President Trump's proposed budget includes billions of dollars in reductions to social service programs over the next decade, including one that has received a lot of attention: Social Security Disability Insurance.
The long-standing program, designed primarily to protect workers who become injured or disabled, currently serves nearly 9 million American workers, generally between the ages of 18 and 64, as well as almost 2 million of their dependents. Known in the jargon of Washington as SSDI, the program would bear a large share of the overall cuts, with roughly $70 billion slashed from its budget over the next 10 years.
According to TIME's analysis of federal data, the 10.8 million disabled workers and their dependents who benefit from SSDI are disproportionately likely to live in places with higher rates of injury from manual labor, including rural areas, places with agricultural production, and the Rust Belt. All are regions that largely supported Trump in 2016.
For the sake of comparison, about 45% of Americans live in a county that voted for Trump. (While the Republican won a heavy majority of the counties in the U.S., most of them have small populations.) But 54% of disabled workers and their dependents live in such counties.
While these figures capture a large portion of Americans who benefit from federal disability aid, the SSDI also benefits some disabled adult children, as well as widows or widowers of workers. A separate program exists to aid low-income families with disabilities, to which the Trump budget also proposes cuts. Experts say there are also many disabled people who neither apply for, nor receive aid from, either program.
Critics argue that the Trump administration's proposal to slash SSDI breaks one of the president's core campaign promises not to cut Social Security. Administration officials have defended the move by explaining that SSDI is not a "core" part of Social Security.
SSDI is indeed a different program than the Social Security retirement benefit that most Americans think of when they hear the term. SSDI, which was established in 1956, predates Social Security by 18 years and draws from payroll contributions rather than a direct federal allocation of funds. Both programs are administered by the Social Security Administration.
Trump's budget would also reduce benefits through another, smaller program known as Supplemental Security Income. TIME's analysis counted only those receiving SSDI. Some families receive both SSDI and Supplemental Security Income.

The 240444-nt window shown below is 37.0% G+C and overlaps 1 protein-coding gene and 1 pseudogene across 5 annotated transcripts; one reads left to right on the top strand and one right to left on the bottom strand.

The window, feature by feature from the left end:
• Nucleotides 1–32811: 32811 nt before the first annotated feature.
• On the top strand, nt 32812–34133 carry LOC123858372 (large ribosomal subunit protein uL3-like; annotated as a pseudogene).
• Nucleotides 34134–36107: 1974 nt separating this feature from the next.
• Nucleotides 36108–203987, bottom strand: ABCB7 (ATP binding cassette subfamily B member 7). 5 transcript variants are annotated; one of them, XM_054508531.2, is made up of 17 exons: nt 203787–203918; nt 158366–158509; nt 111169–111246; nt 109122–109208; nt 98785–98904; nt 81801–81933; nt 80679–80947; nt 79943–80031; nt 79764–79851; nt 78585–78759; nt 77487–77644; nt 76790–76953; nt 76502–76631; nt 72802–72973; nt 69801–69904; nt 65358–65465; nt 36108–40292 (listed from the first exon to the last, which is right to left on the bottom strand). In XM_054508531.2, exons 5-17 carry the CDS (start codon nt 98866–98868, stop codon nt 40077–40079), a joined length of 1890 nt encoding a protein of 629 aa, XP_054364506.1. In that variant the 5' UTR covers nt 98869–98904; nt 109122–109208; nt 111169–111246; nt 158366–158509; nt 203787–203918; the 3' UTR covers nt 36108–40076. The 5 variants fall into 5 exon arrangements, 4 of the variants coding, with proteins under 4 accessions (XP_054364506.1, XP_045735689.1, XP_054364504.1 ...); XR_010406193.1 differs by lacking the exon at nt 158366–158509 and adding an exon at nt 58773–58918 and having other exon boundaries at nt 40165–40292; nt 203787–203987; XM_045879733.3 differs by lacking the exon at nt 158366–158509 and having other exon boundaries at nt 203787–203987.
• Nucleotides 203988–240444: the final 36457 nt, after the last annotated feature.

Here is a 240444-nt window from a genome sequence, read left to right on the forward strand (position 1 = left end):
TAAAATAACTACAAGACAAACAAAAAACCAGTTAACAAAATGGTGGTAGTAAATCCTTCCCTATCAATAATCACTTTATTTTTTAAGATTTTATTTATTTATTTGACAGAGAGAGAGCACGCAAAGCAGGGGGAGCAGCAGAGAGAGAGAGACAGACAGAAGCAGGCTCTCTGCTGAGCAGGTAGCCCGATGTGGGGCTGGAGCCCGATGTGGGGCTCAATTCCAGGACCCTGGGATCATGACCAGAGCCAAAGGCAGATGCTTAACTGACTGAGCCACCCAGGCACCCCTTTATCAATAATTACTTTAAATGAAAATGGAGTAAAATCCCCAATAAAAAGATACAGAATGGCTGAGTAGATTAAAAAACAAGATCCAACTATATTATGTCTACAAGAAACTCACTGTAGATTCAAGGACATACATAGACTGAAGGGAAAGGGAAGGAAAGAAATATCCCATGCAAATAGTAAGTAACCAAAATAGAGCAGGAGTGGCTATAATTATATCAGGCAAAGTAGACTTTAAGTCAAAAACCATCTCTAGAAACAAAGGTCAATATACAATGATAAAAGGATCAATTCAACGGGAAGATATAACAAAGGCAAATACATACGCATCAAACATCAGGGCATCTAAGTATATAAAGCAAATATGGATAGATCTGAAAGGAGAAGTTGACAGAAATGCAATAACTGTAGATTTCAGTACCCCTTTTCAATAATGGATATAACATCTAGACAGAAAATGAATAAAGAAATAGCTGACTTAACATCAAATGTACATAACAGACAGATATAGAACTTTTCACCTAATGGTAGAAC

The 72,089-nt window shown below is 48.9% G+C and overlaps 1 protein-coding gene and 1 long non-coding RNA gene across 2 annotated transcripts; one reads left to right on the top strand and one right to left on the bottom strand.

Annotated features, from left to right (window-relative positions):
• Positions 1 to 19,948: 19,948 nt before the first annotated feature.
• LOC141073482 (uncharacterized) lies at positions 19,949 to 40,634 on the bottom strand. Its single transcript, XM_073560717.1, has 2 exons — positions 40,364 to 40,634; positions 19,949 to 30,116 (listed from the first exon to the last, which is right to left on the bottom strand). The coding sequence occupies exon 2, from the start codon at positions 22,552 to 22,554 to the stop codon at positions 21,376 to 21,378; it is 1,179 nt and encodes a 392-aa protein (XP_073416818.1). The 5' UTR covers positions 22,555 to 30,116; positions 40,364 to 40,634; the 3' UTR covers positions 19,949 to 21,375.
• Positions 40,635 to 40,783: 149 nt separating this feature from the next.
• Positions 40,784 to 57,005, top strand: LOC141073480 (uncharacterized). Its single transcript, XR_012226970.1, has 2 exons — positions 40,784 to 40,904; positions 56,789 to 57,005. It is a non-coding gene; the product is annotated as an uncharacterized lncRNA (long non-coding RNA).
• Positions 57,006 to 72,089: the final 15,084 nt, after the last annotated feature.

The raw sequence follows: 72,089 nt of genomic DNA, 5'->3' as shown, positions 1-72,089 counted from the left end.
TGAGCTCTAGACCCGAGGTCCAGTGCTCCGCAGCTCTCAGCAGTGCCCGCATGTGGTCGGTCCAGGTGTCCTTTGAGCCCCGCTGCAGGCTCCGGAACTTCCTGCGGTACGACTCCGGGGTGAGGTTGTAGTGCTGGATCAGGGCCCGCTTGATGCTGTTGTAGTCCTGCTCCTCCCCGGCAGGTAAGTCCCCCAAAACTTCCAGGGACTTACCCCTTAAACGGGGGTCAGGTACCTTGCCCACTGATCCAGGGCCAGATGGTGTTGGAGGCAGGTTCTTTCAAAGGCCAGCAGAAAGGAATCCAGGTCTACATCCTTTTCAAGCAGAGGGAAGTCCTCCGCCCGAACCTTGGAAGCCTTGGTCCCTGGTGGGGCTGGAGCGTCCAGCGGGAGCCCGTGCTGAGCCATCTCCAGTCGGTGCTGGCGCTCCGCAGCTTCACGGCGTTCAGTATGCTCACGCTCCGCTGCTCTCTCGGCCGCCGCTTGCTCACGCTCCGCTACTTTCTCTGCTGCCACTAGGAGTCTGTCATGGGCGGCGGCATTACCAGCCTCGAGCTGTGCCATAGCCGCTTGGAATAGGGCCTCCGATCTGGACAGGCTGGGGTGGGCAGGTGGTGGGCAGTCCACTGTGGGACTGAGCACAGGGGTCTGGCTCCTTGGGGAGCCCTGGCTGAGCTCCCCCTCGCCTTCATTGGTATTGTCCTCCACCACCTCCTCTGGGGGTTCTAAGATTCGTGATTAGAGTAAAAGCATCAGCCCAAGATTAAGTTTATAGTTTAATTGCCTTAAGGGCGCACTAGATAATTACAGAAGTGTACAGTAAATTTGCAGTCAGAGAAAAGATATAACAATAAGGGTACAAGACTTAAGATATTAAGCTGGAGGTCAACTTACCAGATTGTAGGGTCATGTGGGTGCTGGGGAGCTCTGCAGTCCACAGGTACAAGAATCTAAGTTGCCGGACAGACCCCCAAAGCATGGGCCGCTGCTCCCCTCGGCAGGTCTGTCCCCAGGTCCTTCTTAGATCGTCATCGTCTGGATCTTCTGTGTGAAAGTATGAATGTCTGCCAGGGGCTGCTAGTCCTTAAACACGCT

SSDI became a political lightning rod in recent years as the number of recipients claiming disability shot up. Between 1996 and 2015, the number of Americans on the SSDI roles jumped from 7.7 million to 13 million, according to federal data. The program now costs the government roughly $192 billion per year.
Republicans argue the uptick is an indication of either rampant fraud and abuse or an epidemic of over-dependence on the government. It's a narrative that has been backed by a recent spate of features not only in conservative media outlets but also mainstream venues, like the Washington Post and National Public Radio.
Democrats, meanwhile, argue that the increase can be nearly entirely explained by demographic shifts over the last 30 years. Take the Baby Boomers, for example. That enormous generation, born between 1946 and 1964, all entered their 50s and 60s during the last two decades. Since disability claims correlate closely with age, it makes sense that an older workforce would rack up more injuries. A 50-year-old is twice as likely to receive disability than a 40-year-old, and a 60-year-old is twice as likely as a 50-year-old to do so, according to a 2014 report by the Center on Budget and Policy Priorities (CBBP).
Another major demographic shift is the influx of women joining the workforce over the past 30 years. That's increased the number of people who are eligible for the program in the first place. (You only qualify for SSDI if you've held a traditional job for a certain number of years, so women who only worked out of the home weren't eligible.) From 1956, when SSDI was first established by law, to 2015, the number of women in the traditional workforce, and therefore eligible for SSDI, increased 243%.
In addition, the total U.S. population has increased rapidly over the last few decades, too. Between 1980 and 2013, the number of "working age" Americans, usually defined as people between 20 and 64, spiked 43%, according to the CBPP report. So while the raw number of Americans receiving disability benefits has increased steeply, the percentage of Americans receiving such benefits has climbed much less sharply.
There also are other factors. A 1983 law that gradually increased the retirement age from 65 to 66 put a bigger burden on SSDI roles, since it delayed workers' shift from that program to Social Security retirement benefits.
A 2014 white paper by the Congressional Research Service noted that while demographic changes account for much of the rise in SSDI enrollment over the past 20 years, researchers don't agree on a cause for the remaining increase. Some blame "changes in opportunities for work and compensation," shifts in the SSDI program's eligibility criteria, or inconsistencies in how the program determined disabilities, the report said.
Either way, Trump's proposal to cut the program presages a political showdown for his fledgling administration. The budget may thrill Trump's traditional conservative base, which has long been committed to slashing federal benefits. But it does so by slashing benefits to a disproportionate number of Americans who live in thecounties that pushed the president to power.